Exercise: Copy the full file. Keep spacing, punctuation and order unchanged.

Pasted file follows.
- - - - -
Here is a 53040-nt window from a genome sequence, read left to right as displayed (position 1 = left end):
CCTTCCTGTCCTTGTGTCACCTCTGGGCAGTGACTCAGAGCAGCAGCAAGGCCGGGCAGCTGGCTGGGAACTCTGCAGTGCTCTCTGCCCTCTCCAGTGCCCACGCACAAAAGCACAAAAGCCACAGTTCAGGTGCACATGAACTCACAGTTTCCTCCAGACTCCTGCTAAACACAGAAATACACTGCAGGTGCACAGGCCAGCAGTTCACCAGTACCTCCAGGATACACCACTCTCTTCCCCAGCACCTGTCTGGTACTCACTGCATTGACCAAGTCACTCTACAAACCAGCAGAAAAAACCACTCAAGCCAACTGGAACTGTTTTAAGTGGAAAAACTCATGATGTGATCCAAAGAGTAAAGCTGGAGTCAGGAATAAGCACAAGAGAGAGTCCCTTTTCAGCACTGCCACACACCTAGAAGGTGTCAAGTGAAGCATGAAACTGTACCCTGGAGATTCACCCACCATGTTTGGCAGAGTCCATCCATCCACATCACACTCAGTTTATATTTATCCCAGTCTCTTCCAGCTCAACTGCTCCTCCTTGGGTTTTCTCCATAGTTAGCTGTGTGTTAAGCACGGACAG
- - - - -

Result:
Here is a 53040-nt window from a genome sequence, read left to right as displayed (position 1 = left end):
CCTTCCTGTCCTTGTGTCACCTCTGGGCAGTGACTCAGAGCAGCAGCAAGGCCGGGCAGCTGGCTGGGAACTCTGCAGTGCTCTCTGCCCTCTCCAGTGCCCACGCACAAAAGCACAAAAGCCACAGTTCAGGTGCACATGAACTCACAGTTTCCTCCAGACTCCTGCTAAACACAGAAATACACTGCAGGTGCACAGGCCAGCAGTTCACCAGTACCTCCAGGATACACCACTCTCTTCCCCAGCACCTGTCTGGTACTCACTGCATTGACCAAGTCACTCTACAAACCAGCAGAAAAAACCACTCAAGCCAACTGGAACTGTTTTAAGTGGAAAAACTCATGATGTGATCCAAAGAGTAAAGCTGGAGTCAGGAATAAGCACAAGAGAGAGTCCCTTTTCAGCACTGCCACACACCTAGAAGGTGTCAAGTGAAGCATGAAACTGTACCCTGGAGATTCACCCACCATGTTTGGCAGAGTCCATCCATCCACATCACACTCAGTTTATATTTATCCCAGTCTCTTCCAGCTCAACTGCTCCTCCTTGGGTTTTCTCCATAGTTAGCTGTGTGTTAAGCACGGACAG